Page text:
A U.S. judge in Chicago has just ruled that information about Google's acquisition of Motorola is a key part of Apple's claims against Motorola in their ongoing patent disputes and legal battles. The ruling means that Apple will get some key information about the development of Android, and potentially find other cases of infringement there. As you might expect, Motorola isn't thrilled about this, and claims “Google’s employees and documents are not within the ‘possession, custody, or control’ of Motorola, and Motorola cannot force Google to produce documents or witnesses over Google’s objections.”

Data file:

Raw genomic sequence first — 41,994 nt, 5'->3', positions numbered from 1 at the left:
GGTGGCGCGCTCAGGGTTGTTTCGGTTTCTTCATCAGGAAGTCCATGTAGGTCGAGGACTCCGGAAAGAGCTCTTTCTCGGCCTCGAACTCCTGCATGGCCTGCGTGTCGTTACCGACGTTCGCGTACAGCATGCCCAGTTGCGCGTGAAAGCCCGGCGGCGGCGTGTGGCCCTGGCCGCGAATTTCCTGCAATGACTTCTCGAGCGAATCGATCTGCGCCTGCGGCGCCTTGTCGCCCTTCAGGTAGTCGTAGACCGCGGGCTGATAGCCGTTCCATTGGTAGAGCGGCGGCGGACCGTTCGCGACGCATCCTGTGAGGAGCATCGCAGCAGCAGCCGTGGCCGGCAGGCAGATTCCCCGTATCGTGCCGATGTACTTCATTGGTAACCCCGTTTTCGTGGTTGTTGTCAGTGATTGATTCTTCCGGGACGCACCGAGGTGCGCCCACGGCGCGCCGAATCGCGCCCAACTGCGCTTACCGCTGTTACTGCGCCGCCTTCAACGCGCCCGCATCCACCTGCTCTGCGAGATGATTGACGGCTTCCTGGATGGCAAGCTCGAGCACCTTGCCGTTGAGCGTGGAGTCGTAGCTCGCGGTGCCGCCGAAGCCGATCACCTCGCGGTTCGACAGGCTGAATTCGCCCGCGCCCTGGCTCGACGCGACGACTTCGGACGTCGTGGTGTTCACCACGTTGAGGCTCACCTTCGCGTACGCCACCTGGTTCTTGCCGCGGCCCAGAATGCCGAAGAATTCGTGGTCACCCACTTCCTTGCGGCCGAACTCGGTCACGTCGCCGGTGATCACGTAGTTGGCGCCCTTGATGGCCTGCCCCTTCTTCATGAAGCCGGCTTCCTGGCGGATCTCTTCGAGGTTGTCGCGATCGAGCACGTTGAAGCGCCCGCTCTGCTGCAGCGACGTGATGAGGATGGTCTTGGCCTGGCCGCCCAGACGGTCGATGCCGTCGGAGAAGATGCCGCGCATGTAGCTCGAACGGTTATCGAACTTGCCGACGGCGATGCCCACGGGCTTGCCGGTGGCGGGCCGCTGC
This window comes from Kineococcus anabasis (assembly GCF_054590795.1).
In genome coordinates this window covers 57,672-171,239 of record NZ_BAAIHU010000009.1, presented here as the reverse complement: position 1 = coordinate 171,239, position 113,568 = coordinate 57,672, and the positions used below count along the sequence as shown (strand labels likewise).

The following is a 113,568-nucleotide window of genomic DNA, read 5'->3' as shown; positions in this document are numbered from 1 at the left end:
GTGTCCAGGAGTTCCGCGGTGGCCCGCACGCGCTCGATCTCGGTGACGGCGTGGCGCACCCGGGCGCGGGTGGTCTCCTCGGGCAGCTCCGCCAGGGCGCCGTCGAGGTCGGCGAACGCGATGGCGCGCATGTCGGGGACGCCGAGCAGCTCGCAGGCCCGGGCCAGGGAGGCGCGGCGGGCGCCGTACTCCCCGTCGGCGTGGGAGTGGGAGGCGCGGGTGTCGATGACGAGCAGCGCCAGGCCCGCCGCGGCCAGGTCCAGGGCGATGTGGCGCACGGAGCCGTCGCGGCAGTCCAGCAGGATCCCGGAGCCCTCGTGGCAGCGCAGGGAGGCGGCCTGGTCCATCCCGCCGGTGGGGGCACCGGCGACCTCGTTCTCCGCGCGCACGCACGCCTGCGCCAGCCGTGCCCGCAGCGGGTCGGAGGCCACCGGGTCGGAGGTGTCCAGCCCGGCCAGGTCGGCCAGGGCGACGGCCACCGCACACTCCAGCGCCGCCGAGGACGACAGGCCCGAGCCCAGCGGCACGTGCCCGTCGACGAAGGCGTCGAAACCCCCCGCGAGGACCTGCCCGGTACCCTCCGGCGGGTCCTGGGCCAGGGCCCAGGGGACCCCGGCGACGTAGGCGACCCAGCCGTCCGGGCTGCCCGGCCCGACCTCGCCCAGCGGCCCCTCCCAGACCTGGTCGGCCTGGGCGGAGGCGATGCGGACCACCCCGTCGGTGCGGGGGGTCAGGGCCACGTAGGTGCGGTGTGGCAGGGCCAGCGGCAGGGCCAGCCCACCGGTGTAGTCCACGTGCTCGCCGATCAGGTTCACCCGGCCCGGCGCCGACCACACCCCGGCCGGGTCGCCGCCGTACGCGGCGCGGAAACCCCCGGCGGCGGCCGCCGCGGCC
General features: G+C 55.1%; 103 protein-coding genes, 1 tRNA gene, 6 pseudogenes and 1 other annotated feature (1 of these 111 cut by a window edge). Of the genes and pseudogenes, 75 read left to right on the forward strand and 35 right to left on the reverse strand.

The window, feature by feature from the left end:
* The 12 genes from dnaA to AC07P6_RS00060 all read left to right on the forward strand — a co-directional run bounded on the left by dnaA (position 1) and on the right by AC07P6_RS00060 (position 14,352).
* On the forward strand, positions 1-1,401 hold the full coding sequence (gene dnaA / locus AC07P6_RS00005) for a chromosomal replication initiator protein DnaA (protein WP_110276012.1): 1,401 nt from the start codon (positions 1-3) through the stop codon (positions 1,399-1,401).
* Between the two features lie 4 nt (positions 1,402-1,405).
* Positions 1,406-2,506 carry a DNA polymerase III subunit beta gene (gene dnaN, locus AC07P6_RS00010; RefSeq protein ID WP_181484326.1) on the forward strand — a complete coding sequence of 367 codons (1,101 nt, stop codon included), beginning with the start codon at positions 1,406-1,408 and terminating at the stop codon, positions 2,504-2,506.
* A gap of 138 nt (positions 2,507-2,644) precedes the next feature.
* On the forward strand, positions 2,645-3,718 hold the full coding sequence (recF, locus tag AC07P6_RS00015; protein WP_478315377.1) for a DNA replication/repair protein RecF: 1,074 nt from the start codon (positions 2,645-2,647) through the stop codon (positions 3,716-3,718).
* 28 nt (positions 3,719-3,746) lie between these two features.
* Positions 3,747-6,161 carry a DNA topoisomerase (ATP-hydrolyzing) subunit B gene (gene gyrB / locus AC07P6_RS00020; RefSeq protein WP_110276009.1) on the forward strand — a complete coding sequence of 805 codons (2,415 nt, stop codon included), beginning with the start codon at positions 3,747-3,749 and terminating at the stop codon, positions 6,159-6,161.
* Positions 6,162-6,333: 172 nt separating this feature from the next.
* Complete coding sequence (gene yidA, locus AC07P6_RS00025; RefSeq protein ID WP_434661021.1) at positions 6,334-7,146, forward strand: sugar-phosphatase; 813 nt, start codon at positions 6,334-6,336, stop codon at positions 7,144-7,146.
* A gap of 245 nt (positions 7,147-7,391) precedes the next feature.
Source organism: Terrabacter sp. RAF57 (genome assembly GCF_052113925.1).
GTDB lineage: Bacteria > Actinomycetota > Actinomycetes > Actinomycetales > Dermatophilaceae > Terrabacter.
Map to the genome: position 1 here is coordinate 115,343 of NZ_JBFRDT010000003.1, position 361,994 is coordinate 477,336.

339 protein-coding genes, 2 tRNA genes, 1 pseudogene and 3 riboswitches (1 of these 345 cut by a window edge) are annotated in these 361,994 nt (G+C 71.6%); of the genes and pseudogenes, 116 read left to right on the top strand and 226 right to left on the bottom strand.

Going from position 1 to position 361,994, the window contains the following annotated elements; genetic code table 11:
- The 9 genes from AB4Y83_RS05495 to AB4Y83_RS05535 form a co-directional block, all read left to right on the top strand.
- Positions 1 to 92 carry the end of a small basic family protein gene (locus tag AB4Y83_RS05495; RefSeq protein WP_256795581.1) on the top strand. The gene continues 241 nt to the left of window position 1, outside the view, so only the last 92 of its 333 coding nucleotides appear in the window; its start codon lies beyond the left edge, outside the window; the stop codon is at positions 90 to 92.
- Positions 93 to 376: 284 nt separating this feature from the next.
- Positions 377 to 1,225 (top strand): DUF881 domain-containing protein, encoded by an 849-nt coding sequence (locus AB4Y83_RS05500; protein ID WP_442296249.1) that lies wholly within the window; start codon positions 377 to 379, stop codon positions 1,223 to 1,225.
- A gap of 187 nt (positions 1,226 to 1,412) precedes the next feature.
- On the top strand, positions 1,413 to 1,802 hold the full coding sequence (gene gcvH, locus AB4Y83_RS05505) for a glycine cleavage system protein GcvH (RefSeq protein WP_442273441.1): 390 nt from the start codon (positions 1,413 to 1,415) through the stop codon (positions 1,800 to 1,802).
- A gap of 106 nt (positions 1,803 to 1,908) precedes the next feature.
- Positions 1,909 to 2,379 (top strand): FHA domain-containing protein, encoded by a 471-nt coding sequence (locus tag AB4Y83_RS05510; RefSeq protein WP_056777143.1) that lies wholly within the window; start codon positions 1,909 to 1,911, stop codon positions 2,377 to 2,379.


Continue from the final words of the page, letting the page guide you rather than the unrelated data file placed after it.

It's a little funny that Google acquired Motorola as a patent safety net, and now it's actually proving to be more of a liability. There's been some contention as to whether or not Google should be involved in Motorola lawsuits at all, since the acquisition is still in-progress. Of course, if Motorola can stand its ground against Apple in this case, it could set a strong defensive precedent for Android as a whole against future lawsuits. Details are skimpy on exactly how much access Apple will have to Google and Motorola's files; what are the odds that seeing them will provide Apple with any significant competitive advantage outside the court?